In Illinois, new transition funding from Illinois’ recent Climate and Equitable Jobs Act has a similar goal of creating training and employment programs for displaced coal workers. Likewise, the 2021 infrastructure bill funding includes a nonbinding recommendation that states and tribes use their AML cleanup dollars to put former coal miners to work.
Coal country advocates say this is a good, if modest, start.
“Brick and mortar projects are some of the best social binding agents we have. It’s like getting a new suit, or a haircut: you just feel better about yourself, and better about your community,” said Fisher. “It’s not an accident that all of these things — the legislation, social activism, et cetera — those were by-products of the coal mines. You’ve gotta find that other thing that acts as a social engine.”
Laura Gersony covers water policy, infrastructure, and energy for Circle of Blue. She also writes FRESH, Circle of Blue’s biweekly digest of Great Lakes policy news, and HotSpots H2O, a monthly column about the regions and populations most at-risk for water-related hazards and conflict. She is an Environmental Studies and Political Science major at the University of Chicago and an avid Lake Michigan swimmer.
In response to wet weather and sufficient flows in the critical habitat reach, the Bureau of Reclamation has scheduled a decrease in the release from Navajo Dam from 550 cubic feet per second (cfs) to 450 cfs for tomorrow, October 8th, at 4:00 AM.
Releases are made for the authorized purposes of the Navajo Unit, and to attempt to maintain a target base flow through the endangered fish critical habitat reach of the San Juan River (Farmington to Lake Powell). The San Juan River Basin Recovery Implementation Program recommends a target base flow of between 500 cfs and 1,000 cfs through the critical habitat area. The target base flow is calculated as the weekly average of gaged flows throughout the critical habitat area from Farmington to Lake Powell.
The precipitation gages within the canyon have been up and running all summer, reporting rainfall every five minutes. In mid-June, soil moisture sensors were collocated with 4 of the rain gages.
The chart below shows the precipitation and soil moisture from the Deadman’s Creek location. Prior to the rainfall the week of August 14, the soil moisture content was not reactive to the smaller rain events. Several storms during the week of August 14 dropped significant rain at the Deadman’s Creek rain gage. The final storm on August 16 dropped enough water to finally infiltrate down to the depth of the soil moisture sensor and cause a measurable change in the soil moisture content.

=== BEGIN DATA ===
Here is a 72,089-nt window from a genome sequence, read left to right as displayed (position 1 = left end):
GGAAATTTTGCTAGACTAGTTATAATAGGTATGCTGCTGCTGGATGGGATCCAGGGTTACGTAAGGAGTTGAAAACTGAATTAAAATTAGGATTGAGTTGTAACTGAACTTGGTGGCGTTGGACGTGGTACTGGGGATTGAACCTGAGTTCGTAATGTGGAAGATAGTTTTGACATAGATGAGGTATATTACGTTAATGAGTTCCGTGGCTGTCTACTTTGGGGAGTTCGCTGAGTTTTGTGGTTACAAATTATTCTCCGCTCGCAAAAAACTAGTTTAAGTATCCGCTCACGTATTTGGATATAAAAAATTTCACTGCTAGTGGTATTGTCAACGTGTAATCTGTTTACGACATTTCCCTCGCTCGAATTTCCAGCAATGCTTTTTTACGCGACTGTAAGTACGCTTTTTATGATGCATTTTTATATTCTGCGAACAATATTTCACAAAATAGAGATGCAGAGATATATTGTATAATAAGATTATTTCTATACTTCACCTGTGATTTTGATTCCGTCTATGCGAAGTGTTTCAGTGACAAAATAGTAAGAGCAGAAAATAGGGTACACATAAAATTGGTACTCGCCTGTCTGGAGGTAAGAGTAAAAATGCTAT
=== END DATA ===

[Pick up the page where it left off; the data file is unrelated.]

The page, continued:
The storm events on August 20 through August 21 again increased the soil moisture at Deadman’s Creek. So far, no debris flow events have been triggered due to over saturated soil conditions.
Turbidity remained high through summer in Colorado River and returns to normal levels second half of September
Since the end of August, the turbidity in the Colorado River has slowly been trending downwards. With no major debris flow events the last week of August or in September, the turbidity has remained under 200 FNU.
The turbidity has finally returned below 20 FNU in the last two weeks of September. While we do not know exactly why the base level of turbidity in the water has remained elevated all season, it may be due to continuous re-mobilization of sediment from previous debris flow piles and from sediment that has settled previously within the riverbed.
Click the link to read the article on the Fort Collins Coloradoan website (Mile Blumhardt). Click through and read the whole article with video and photos. Here’s an excerpt:
Deaths, damage caused by 2013 flood in Colorado
– At least nine people were killed
– The flood covered 4,500 square miles, or the size of more than 10 Rocky Mountain National Parks
– The damage estimate reached nearly $4 billion
– More than 19,000 people were evacuated and 3,000 had to be rescued
– 26,000 homes were damaged or destroyed
– 200 businesses were destroyed and 750 were damaged
– 485 miles of road were damaged or destroyed statewide, including U.S. Highway 34 in the Big Thompson Canyon
– 50 major bridges were damaged
– There were 65 flash flood warnings
“The surprise of the 2013 flood was that it happened that time of year,” state climatologist Russ Schumacher said in a Coloradoan story on the eight-year anniversary of the flood. “Events like this that come to mind tend to come in late July and early August during monsoon storms or in May and June with intense thunderstorms.”
On Tuesday, August 30, Judge Armando Bonilla of the U.S. Court of Federal Claims issued a decision from the bench in favor of New Civil Liberties Alliance’s (NCLA) client and denying a motion to dismiss in Todd Hennis v. The United States of America.
“Today, the Court of Federal Claims recognized what we have long known. EPA must answer for the bad decisions it has made and the unlawful actions it has taken since 2015, said New Civil Liberties Alliance (NCLA) Litigation Counsel Kara Rollins. “We are pleased that Mr. Hennis’s case is moving ahead, and we look forward to presenting the facts about what the EPA did to him—and took from him.”